This past week was an interesting week to say the least. Friday was Valentine’s Day and we had a great celebration in my classroom. My students each received one of the boxes that I had covered with red/pink paper and they were able to decorate their boxes with stickers and foam hearts. The students really loved this activity and they made a bunch of cute boxes.
The students decorated their boxes on Tuesday after they listened to a read aloud about valentines. My collaborating teachers had another great idea of how to handle the valentines by requiring students to turn in their valentines by Wednesday. This allowed the teachers to collect the valentines ahead of time and prepare. If students forgot to bring in their valentines, they were allowed to bring them in on the following two days; however, by having a “due date,” the teachers helped to prevent any outbursts from a student not having valentines to pass out.
I brought in valentines for my collaborating teachers as well as my students. I based my valentines on a template that I found online as well as a favorite movie of my entire classroom, Frozen. I decided not to include any student names on the valentines so I would not violate the rights or privacy of my students. I also passed out my valentines discretely so as to avoid any complaints about one student receiving a “better” valentine than another student.
Pictured above are the homemade, hand-drawn valentines that I made for my collaborating teachers. Pictured above are the four valentines that I made for my students. Student names are not included but I did write my own name, Ms. Leonick, on the valentines.
I really enjoyed the Valentine’s Day celebration in my classroom. My collaborating teachers had great ideas of how to turn the holiday into a fun classroom activity. For example, every Friday we have a different celebration and this Friday was “Red Day” (in relation to learning about the letter “r” this past week) and so everyone in the classroom wore the color red to class. On Friday we also had a “friendship party,” which I believe is a great way to celebrate the students in our classroom because the focus is on friendships and making sure everyone is included in the celebration.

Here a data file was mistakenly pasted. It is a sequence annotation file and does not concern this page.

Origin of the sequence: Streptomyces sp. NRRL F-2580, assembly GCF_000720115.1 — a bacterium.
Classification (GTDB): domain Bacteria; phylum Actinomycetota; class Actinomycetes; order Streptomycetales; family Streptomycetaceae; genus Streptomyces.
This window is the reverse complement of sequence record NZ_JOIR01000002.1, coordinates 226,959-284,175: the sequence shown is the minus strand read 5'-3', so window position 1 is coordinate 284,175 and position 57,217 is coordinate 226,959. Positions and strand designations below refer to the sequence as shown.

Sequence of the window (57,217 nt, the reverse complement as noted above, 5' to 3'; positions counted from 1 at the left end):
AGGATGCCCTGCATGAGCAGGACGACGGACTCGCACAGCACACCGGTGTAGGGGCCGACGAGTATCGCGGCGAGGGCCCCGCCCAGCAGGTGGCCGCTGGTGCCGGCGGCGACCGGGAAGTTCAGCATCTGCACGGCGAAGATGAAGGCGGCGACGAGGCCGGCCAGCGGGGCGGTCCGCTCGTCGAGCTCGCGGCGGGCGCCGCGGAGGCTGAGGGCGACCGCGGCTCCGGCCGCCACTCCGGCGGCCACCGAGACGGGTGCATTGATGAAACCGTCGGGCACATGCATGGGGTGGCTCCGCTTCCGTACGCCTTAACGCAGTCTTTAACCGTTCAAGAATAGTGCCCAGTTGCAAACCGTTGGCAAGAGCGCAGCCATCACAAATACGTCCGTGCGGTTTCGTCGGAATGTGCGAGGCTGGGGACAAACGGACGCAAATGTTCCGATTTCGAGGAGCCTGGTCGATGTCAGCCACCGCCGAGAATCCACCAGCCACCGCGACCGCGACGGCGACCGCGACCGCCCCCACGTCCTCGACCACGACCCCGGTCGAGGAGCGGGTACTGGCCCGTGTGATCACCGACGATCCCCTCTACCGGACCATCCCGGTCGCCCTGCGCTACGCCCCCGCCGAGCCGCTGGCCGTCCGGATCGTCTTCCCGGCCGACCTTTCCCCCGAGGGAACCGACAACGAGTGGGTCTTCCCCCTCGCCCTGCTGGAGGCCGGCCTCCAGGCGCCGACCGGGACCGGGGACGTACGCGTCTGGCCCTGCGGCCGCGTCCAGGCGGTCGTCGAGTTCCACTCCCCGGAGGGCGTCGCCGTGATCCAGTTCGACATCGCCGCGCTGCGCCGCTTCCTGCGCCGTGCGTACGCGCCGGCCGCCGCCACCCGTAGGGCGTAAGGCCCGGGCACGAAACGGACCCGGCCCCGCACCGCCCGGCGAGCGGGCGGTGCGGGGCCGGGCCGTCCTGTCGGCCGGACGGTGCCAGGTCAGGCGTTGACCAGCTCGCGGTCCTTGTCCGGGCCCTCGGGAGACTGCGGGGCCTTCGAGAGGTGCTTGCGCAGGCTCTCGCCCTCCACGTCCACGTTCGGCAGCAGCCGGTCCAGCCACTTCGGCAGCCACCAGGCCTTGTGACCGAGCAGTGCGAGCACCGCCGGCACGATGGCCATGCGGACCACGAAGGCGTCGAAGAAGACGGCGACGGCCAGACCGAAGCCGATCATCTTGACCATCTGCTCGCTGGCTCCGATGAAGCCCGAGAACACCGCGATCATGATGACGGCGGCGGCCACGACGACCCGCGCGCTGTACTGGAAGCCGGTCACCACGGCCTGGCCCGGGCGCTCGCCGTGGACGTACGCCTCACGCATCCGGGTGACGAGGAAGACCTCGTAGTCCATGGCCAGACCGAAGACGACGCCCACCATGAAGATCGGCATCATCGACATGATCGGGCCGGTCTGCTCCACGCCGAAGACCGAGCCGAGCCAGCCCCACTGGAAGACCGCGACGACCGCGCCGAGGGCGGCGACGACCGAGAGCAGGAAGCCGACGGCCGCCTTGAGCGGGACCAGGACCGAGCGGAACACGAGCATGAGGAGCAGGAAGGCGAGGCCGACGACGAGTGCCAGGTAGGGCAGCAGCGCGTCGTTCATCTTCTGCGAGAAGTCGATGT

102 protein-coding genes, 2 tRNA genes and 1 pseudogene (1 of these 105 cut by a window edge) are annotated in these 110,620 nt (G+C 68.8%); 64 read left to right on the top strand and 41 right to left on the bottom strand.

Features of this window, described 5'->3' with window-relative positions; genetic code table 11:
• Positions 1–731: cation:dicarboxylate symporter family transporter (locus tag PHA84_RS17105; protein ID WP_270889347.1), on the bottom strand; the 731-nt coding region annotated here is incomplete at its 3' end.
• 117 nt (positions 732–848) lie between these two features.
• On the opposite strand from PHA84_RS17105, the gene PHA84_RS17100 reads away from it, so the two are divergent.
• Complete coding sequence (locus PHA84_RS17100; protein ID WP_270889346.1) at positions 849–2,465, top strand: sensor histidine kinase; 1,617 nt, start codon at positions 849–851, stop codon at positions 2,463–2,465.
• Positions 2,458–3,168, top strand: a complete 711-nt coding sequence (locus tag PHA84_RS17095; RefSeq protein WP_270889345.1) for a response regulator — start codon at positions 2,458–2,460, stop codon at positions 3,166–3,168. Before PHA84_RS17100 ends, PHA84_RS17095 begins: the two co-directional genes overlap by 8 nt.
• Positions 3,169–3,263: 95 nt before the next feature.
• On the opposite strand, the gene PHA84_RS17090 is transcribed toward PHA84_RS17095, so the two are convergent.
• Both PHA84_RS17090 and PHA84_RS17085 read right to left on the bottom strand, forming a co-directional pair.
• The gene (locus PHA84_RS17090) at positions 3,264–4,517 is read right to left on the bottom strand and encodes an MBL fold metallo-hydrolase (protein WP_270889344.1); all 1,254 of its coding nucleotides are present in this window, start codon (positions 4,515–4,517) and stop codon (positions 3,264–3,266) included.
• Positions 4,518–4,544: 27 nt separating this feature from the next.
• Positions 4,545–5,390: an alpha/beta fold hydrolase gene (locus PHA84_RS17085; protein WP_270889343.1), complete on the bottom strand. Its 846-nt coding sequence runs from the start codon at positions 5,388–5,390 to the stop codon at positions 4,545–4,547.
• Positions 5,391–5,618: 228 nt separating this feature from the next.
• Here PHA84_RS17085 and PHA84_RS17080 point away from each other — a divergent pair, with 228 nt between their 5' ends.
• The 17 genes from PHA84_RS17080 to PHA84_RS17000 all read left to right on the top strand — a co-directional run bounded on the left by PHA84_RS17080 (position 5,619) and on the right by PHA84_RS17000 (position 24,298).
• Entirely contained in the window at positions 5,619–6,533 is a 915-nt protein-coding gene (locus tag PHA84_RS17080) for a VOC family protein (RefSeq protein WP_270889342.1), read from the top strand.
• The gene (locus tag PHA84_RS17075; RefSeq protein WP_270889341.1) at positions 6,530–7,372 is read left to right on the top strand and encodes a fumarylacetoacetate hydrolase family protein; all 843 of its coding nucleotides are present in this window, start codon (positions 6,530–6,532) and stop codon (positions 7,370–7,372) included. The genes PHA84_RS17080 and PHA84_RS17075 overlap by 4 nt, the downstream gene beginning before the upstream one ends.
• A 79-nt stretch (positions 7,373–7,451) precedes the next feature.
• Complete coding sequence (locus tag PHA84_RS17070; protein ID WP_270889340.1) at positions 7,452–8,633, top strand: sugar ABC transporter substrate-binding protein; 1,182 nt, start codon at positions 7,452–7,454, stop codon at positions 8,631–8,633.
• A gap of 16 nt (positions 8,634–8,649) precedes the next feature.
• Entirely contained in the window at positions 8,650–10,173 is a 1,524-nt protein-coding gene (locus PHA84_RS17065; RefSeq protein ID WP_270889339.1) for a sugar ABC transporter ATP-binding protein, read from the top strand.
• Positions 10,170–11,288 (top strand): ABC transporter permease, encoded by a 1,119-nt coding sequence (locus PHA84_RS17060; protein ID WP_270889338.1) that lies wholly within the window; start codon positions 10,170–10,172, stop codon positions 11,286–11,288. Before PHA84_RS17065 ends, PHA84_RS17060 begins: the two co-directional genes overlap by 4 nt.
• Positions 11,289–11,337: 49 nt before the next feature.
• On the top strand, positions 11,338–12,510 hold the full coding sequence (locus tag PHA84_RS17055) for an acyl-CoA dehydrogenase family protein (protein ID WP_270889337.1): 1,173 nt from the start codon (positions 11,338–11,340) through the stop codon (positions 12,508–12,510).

I was also able to mail out the valentines for my friend outside of class. I have not yet received a response from this friend; however, her mother (who knew about the surprise beforehand) is very excited and was actually brought to tears by the kindness of my students. Below is a picture of the valentines in the envelope as it was mailed to my friend. (Her name is not included in order to protect her rights and privacy.)
Although I had a lot of fun in the previous week, one of my collaborating teachers was unfortunately out on Valentine’s Day and she will be out for the next two weeks. The information came as a shock to me and to be honest, I was a bit horrified that she would be out. My other collaborating teacher was supposed to be out of the classroom for the final week of February so I made the immediate assumption that I would be “alone” in the classroom (with the help of substitutes instead of my collaborating teachers) for an entire week. Although I have had a lot of experience in the classroom due to the Urban Teacher Residency Partnership Program (UTRPP) at the University of South Florida (USF), I was afraid to take over a classroom “by myself,” especially since I would be in charge of two classrooms. However, my collaborating teacher assured me that she would be here for the final week of February so only one of my collaborating teachers would be out. This information was still a bit unsettling and we had some difficulties with the classroom on Friday.